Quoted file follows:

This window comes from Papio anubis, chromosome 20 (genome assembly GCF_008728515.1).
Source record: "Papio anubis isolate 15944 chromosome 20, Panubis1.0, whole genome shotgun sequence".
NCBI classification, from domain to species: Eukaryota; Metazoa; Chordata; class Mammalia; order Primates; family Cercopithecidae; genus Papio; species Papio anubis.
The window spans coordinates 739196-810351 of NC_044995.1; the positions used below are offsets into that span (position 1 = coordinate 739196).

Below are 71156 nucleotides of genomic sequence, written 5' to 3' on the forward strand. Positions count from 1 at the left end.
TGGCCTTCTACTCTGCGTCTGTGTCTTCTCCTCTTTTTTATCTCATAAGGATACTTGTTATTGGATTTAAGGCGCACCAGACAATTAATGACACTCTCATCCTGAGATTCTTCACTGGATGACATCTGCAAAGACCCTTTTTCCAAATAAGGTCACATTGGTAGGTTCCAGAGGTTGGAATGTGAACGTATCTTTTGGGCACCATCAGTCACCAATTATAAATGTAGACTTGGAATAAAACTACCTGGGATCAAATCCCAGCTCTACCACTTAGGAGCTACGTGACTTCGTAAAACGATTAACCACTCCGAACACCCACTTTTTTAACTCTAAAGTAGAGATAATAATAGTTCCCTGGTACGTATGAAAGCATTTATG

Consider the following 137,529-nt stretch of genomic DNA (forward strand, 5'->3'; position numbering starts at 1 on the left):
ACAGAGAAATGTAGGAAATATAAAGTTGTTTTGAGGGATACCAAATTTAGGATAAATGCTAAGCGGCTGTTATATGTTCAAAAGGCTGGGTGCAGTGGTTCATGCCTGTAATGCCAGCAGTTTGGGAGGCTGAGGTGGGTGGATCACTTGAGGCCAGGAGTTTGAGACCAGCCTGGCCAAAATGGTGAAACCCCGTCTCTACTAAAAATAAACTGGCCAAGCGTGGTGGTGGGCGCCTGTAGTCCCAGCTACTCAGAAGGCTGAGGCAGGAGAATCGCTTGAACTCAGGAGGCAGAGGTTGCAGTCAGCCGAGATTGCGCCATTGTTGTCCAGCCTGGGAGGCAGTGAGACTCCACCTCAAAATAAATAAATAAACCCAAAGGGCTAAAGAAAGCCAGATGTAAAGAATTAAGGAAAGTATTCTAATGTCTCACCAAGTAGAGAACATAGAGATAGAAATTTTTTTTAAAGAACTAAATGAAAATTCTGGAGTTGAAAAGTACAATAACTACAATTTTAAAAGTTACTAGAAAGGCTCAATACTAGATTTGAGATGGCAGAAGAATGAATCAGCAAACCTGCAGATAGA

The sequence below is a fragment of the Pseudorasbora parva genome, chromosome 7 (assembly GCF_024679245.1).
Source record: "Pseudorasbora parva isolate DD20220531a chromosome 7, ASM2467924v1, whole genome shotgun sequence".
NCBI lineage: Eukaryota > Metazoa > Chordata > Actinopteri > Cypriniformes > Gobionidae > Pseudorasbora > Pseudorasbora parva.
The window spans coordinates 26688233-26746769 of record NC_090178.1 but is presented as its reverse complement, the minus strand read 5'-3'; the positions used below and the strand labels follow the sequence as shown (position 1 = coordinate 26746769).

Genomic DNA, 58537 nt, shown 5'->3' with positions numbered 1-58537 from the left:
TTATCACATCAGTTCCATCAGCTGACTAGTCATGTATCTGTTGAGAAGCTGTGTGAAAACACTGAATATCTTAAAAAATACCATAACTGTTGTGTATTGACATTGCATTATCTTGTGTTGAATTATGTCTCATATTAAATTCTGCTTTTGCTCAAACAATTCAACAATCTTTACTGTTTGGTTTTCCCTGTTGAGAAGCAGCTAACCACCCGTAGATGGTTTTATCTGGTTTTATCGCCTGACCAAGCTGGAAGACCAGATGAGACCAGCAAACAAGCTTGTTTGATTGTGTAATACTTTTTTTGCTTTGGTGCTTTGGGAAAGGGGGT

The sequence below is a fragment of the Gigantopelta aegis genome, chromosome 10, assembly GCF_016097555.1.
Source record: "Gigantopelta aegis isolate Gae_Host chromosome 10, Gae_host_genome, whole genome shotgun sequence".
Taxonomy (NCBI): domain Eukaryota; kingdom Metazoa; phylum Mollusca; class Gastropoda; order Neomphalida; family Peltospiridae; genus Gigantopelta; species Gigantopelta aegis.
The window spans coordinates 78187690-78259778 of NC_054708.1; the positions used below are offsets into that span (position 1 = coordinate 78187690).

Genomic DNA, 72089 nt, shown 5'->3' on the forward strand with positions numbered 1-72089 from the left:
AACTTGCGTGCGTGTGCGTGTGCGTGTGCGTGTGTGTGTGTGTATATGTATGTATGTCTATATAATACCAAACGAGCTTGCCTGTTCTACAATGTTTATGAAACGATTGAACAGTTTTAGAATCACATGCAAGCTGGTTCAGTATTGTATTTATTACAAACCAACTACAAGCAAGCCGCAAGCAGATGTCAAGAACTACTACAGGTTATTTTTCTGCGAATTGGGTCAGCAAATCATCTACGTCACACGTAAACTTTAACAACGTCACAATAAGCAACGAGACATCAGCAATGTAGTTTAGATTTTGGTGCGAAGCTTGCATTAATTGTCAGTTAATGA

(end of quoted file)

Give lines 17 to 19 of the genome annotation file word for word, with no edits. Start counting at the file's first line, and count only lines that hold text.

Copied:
Taxonomy (NCBI): domain Eukaryota; kingdom Metazoa; phylum Mollusca; class Gastropoda; order Neomphalida; family Peltospiridae; genus Gigantopelta; species Gigantopelta aegis.
The window spans coordinates 78187690-78259778 of NC_054708.1; the positions used below are offsets into that span (position 1 = coordinate 78187690).

Genomic DNA, 72089 nt, shown 5'->3' on the forward strand with positions numbered 1-72089 from the left: